Led by Jin-Quan Yu
Developing new strategies and new reactions to improve our ability to make organic molecules continues to play a central role in the sciences and innovation that spans medicines, agrochemicals and high performance materials. While the tremendous efforts over the past fifty years have elevated synthetic chemistry to a remarkable level of capability in making complex structures, synthetic chemists are facing ever more challenging problems. For instance, the advance of biology, especially the availability of genetic information points to the need for rapid access of as diverse as possible new molecular scaffolds in order to explore new chemical space for drug discovery. New understanding in molecular recognition and physical properties of organic materials presents exciting opportunities for developing high performance materials which would need highly effective synthesis of a particular organic molecule. On the other hand, the environmental concerns call for the development of synthetic technologies that will allow the preparation of organic molecules with optimum step-economy and atom-economy.
The remarkable progress in organic synthesis in the past fifty years can be largely attributed to the development of new disconnections based on wide range of reactions. However, vast majority of these reactions relies on the breaking of relatively reactive π-bond or carbon-oxygen and carbon-halogen bonds. On the other hand, in any given organic molecules being simple starting materials, intermediates or late-stage precursors, C-H bonds often outnumber other types of bonds. It is therefore crystal clear that if synthetic chemist can convert these C-H bonds selectively to the desired functional groups needed for the next step, synthetic routes can be drastically shortened. In addition, the use of bulky chemicals as starting materials for synthesis will be possible if C-H bonds in these chemicals can be selectively functionalized, thus making organic synthesis in the future more sustainable.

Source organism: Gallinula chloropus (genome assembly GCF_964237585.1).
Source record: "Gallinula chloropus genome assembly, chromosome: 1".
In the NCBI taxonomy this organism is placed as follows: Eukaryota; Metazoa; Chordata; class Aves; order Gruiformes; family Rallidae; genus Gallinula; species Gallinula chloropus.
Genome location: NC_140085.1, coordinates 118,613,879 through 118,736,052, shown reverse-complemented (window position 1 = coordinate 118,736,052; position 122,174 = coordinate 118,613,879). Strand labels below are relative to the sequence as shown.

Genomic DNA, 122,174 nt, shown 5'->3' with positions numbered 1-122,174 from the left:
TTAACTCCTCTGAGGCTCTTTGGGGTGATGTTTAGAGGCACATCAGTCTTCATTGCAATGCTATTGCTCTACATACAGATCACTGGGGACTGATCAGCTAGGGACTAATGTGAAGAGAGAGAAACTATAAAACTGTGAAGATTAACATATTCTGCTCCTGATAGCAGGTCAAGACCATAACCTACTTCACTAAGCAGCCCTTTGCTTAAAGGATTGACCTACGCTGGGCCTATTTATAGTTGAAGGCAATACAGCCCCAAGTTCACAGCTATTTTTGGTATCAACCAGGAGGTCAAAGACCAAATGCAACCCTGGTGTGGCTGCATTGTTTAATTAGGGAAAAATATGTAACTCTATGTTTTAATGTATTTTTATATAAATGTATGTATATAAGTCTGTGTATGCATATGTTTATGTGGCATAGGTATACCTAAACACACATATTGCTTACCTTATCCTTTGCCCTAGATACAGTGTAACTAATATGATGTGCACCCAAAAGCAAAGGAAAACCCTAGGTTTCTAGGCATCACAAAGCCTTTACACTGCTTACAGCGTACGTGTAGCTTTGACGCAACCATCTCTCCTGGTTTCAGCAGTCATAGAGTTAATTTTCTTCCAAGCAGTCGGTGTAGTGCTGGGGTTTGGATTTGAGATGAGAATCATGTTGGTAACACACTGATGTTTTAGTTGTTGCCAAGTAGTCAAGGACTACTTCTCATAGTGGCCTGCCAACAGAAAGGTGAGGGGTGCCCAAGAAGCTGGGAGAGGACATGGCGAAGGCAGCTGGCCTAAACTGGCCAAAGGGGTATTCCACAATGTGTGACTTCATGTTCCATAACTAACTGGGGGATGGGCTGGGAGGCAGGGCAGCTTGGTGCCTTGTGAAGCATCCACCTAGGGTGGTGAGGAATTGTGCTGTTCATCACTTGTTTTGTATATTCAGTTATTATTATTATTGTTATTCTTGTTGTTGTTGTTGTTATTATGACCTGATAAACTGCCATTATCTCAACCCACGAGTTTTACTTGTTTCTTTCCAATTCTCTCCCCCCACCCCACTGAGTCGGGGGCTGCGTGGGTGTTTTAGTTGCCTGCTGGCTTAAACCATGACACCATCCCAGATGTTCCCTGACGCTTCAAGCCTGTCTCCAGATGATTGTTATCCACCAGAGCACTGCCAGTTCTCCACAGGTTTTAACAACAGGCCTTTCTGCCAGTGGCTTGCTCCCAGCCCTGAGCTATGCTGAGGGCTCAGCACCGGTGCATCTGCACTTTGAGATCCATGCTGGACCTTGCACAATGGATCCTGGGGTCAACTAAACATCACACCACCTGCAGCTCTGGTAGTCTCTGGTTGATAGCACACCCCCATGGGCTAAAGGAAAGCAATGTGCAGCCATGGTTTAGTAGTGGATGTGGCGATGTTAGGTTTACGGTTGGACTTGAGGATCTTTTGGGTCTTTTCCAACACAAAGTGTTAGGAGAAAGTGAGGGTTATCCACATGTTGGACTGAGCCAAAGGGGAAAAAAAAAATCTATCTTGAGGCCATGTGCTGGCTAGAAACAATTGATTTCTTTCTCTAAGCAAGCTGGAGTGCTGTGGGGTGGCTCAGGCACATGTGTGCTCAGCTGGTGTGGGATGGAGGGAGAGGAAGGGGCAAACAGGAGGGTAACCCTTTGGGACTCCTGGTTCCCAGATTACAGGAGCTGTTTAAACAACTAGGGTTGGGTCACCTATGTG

The past ten years have seen rapid growth of development of C-H activation reactions and their applications in synthesis have also been demonstrated with a few examples. The center aims to develop strategic disconnections based on C-H activation, and showcase broad application of these reactions in synthesis of a wide range of natural product family. These studies will not only identify the important reactions that need to be developed as a priority, but also provide a road map for implimenting C-H activation reactions in synthesis. In particular, the center will focus on the following three key strategies.
- We develop C-H activation reactions that will provide unprecedented convergency for making a representative class of molecules.
- We collectively identify synthetic targets that are difficult to make using conventional methods and design a C-H activation disconnection to simplify the synthesis via late-stage C-H functionalizations.
- We develop a C-H activation reaction to access the core structure that can be readily elaborated to make the natural product.